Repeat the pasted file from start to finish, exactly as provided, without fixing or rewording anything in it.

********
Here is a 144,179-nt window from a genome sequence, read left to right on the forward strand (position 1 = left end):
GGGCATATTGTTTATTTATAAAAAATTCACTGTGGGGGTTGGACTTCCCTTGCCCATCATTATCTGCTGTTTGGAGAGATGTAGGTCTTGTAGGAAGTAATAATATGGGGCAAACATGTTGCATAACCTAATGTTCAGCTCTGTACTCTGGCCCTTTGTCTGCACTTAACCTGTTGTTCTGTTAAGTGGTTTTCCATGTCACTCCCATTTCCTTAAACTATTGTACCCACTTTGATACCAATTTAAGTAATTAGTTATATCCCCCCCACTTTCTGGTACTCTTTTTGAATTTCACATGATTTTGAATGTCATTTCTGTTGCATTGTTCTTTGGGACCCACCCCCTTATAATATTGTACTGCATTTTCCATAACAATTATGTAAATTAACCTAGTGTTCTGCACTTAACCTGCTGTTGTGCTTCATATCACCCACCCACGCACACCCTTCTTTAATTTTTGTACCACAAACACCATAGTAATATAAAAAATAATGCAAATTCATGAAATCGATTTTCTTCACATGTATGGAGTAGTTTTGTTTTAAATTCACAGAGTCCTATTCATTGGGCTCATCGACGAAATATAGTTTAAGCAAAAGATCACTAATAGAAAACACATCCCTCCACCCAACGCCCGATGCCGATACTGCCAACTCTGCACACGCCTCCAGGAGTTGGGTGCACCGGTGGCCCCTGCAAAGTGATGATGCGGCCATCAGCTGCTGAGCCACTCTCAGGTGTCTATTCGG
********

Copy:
Here is a 144,179-nt window from a genome sequence, read left to right on the forward strand (position 1 = left end):
GGGCATATTGTTTATTTATAAAAAATTCACTGTGGGGGTTGGACTTCCCTTGCCCATCATTATCTGCTGTTTGGAGAGATGTAGGTCTTGTAGGAAGTAATAATATGGGGCAAACATGTTGCATAACCTAATGTTCAGCTCTGTACTCTGGCCCTTTGTCTGCACTTAACCTGTTGTTCTGTTAAGTGGTTTTCCATGTCACTCCCATTTCCTTAAACTATTGTACCCACTTTGATACCAATTTAAGTAATTAGTTATATCCCCCCCACTTTCTGGTACTCTTTTTGAATTTCACATGATTTTGAATGTCATTTCTGTTGCATTGTTCTTTGGGACCCACCCCCTTATAATATTGTACTGCATTTTCCATAACAATTATGTAAATTAACCTAGTGTTCTGCACTTAACCTGCTGTTGTGCTTCATATCACCCACCCACGCACACCCTTCTTTAATTTTTGTACCACAAACACCATAGTAATATAAAAAATAATGCAAATTCATGAAATCGATTTTCTTCACATGTATGGAGTAGTTTTGTTTTAAATTCACAGAGTCCTATTCATTGGGCTCATCGACGAAATATAGTTTAAGCAAAAGATCACTAATAGAAAACACATCCCTCCACCCAACGCCCGATGCCGATACTGCCAACTCTGCACACGCCTCCAGGAGTTGGGTGCACCGGTGGCCCCTGCAAAGTGATGATGCGGCCATCAGCTGCTGAGCCACTCTCAGGTGTCTATTCGG